The G15 in the name translates to Mazda's 1.5-litre naturally-aspirated SkyActiv four-cylinder. Slightly cheekily, Mazda says it has increased power to 82kW from 79kW, but that's because the old base Neo made do with the lower figure. Since 2017, the 2 has had 81kW and 139Nm and now it has (drumroll please) 82kW and 144Nm.
More torque is always welcome and, without giving any details, Mazda says the revisions have also reduced harmful emissions.
The official fuel figure of 5.3L/100km is good, but you're not going to get that around town. By the time my week was done, I had a 7.9L/100km indicated figure, which is a solid miss, but no surprise given you need to give it a bit of welly to get it going.
The 2 has long been a pioneer on the advanced safety front. In addition to six airbags, ABS and stability controls, you get forward AEB with pedestrian avoidance, cameras everywhere, lane-departure warning, lane-keep assist, reverse AEB and reverse cross traffic alert. I have been wracking my brains to work out another car this size with that kind of gear, and I think it's the rather more expensive Audi A1.
There are also three top-tether anchors and two ISOFIX points.
The 2 scored five ANCAP safety stars in December 2015.
5 years / unlimited km warranty
ANCAP Safety Rating
The company does persist with the annoying 12 months/10,000km servicing regime. It's probably less annoying for an obvious city car, but it's worth knowing. Service prices are capped for the first five services and are either $300 (first and third) or $330, with extras listed on the website, such as brake fluid and a cabin filter.
There is just one annoying thing about the Mazda2 driving experience; the fact that it's a bit slow on the uptake. Well, not necessarily slow, but the transmission and throttle take their sweet time sorting themselves out, especially when you want to get out of a corner. Being a naturally aspirated engine, you have to rev the 2 to get some go, which explains the solid miss in the fuel-economy figures.
The last 2 I drove was manual, and it felt a lot more peppy and easier to get going quickly if I needed it to.
Hitting the Sport switch improves the throttle response but the transmission just gets dumber, sadly.
The rest of it, though, is mint. The inclusion of the clever G-Vectoring system on the smallest Mazda was something I liked in 2017, and still do. Along with a firm-but-compliant suspension setup, the 2 has lovely pointy steering. The way it responds to a turn of the wheel is enthusiastic, without being worrisome.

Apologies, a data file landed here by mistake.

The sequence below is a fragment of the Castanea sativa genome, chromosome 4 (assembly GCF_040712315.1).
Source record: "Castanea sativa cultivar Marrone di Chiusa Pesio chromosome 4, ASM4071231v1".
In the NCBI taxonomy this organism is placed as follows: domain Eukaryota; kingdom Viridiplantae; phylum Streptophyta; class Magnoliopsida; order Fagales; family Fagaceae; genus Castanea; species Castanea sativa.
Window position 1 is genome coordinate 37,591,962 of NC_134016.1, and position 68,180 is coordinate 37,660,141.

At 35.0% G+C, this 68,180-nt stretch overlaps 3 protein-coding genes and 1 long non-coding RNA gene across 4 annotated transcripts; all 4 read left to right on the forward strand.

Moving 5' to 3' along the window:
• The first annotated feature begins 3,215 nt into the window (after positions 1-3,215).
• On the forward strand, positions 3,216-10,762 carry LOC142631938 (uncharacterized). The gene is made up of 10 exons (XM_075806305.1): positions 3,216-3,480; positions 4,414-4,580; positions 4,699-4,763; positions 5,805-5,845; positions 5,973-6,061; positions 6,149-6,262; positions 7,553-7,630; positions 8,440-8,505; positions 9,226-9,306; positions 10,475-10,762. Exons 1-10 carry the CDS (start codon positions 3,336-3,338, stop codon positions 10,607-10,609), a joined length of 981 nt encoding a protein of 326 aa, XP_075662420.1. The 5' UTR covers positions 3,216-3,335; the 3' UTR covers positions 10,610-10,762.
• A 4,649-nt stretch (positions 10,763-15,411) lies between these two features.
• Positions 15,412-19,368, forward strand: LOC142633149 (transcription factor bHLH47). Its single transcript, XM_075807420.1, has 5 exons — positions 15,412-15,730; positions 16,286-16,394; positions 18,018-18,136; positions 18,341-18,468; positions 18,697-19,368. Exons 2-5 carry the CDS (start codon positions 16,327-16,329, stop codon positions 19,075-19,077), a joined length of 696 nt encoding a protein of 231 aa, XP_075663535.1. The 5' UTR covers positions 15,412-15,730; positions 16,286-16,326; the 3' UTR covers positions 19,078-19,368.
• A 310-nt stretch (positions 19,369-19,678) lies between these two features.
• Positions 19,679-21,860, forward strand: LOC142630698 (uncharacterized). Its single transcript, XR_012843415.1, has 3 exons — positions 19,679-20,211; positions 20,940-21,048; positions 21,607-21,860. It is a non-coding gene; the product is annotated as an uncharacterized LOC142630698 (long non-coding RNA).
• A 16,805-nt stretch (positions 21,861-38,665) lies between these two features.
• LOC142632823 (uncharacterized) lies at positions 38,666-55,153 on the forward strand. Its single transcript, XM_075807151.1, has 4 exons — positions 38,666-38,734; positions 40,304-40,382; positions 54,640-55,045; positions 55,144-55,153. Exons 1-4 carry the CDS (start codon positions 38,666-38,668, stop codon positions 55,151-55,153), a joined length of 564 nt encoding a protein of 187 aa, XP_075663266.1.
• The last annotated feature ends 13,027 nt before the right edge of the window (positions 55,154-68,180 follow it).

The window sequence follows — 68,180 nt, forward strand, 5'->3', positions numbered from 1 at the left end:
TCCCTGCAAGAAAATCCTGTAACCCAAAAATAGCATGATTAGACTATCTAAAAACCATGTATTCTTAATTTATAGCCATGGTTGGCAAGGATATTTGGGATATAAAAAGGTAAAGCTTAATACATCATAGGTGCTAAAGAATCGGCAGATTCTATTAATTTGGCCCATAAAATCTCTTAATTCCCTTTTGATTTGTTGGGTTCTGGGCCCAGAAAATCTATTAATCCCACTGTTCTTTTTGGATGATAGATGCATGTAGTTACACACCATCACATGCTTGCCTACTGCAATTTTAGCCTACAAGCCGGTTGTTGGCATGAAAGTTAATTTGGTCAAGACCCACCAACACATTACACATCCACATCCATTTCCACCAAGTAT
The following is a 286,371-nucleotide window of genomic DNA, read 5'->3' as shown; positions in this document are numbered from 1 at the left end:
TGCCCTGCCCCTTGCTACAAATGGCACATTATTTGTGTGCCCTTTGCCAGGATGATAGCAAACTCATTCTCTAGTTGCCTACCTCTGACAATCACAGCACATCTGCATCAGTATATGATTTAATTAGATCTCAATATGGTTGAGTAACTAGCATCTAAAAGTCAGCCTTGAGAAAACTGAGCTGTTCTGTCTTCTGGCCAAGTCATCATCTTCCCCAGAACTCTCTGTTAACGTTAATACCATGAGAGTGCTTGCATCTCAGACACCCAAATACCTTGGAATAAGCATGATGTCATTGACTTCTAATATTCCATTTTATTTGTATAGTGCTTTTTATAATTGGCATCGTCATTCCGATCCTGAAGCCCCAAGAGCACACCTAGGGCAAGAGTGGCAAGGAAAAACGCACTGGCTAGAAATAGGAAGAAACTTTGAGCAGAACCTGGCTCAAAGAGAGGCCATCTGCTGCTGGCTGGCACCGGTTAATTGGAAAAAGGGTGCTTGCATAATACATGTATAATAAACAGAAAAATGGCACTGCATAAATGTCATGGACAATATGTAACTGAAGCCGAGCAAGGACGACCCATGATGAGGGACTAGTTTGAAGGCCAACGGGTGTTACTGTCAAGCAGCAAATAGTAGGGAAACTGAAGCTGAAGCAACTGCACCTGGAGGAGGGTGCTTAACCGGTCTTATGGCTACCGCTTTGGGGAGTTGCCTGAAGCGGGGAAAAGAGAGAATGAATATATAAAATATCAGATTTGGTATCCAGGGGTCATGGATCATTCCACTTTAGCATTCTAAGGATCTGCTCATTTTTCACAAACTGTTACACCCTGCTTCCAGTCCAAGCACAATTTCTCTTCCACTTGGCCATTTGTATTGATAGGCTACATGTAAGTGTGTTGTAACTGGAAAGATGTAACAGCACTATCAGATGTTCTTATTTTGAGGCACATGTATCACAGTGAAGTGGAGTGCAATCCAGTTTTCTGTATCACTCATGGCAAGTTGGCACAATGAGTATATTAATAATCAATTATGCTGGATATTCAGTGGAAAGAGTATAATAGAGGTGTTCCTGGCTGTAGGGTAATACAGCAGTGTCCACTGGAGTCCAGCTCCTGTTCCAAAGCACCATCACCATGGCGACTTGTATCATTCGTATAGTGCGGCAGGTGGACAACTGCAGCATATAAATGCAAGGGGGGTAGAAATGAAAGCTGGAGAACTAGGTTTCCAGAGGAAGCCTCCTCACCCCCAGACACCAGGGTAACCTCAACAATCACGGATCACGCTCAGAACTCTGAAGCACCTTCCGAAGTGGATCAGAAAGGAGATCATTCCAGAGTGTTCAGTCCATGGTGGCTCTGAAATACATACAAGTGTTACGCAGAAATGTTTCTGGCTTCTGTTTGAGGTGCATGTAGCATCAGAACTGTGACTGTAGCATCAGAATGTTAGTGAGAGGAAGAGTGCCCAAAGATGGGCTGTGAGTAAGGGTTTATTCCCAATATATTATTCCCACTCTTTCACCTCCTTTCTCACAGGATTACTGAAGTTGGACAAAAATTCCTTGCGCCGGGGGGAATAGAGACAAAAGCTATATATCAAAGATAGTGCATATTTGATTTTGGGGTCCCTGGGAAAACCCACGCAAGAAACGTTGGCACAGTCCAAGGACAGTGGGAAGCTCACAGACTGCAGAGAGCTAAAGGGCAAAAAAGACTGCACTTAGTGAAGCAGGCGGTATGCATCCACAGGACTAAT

The G-Vectoring Plus system mimics a tiny lift of the throttle by reducing torque to the front wheels and shifting the weight forward to the front tyres. This makes the car quite chuckable, almost reaching the warm-hatch territory occupied by GT-Line branded Euros from Renault and Peugeot. The Plus bit means that the brake-based torque vectoring has been added to the 2 for better performance out of corners.
The ride is perhaps a little firmer than you might expect from a small hatch - even taking into account a short wheelbase and relatively high-profile tyres - but that does translate into the 2 being good to drive if you're not an enthusiast, and fun to drive if you are.
The Mazda2 sure ain't cheap to buy, but neither is its spec list stingy. While the GT is taking the Mick a little bit at $26,000, it does have a lot of stuff, yet none of it is really a must have. With an alright engine bolted into a really good chassis, the 2 is the kind of fun small cars haven't been for a while.
The bottom line is, any Mazda2 is a good choice - the depth of engineering is part of the reason it costs so much, and the ownership proposition is good with a long warranty. It's also very well-built, feels substantial despite being light and is packed with safety gear. And you can still get the entry-level Pure in manual...
|NEO (5YR)||1.5L, ULP, 6 SP AUTO||$13,100 – 18,920||2020 Mazda 2 2020 NEO (5YR) Pricing and Specs|
|NEO (5YR)||1.5L, ULP, 6 SP MAN||$11,400 – 16,720||2020 Mazda 2 2020 NEO (5YR) Pricing and Specs|
|Maxx (5YR)||1.5L, ULP, 6 SP AUTO||$15,100 – 21,340||2020 Mazda 2 2020 Maxx (5YR) Pricing and Specs|
|Maxx (5YR)||1.5L, ULP, 6 SP MAN||$13,300 – 19,250||2020 Mazda 2 2020 Maxx (5YR) Pricing and Specs|
|Price and features||7|
|Engine & trans||7|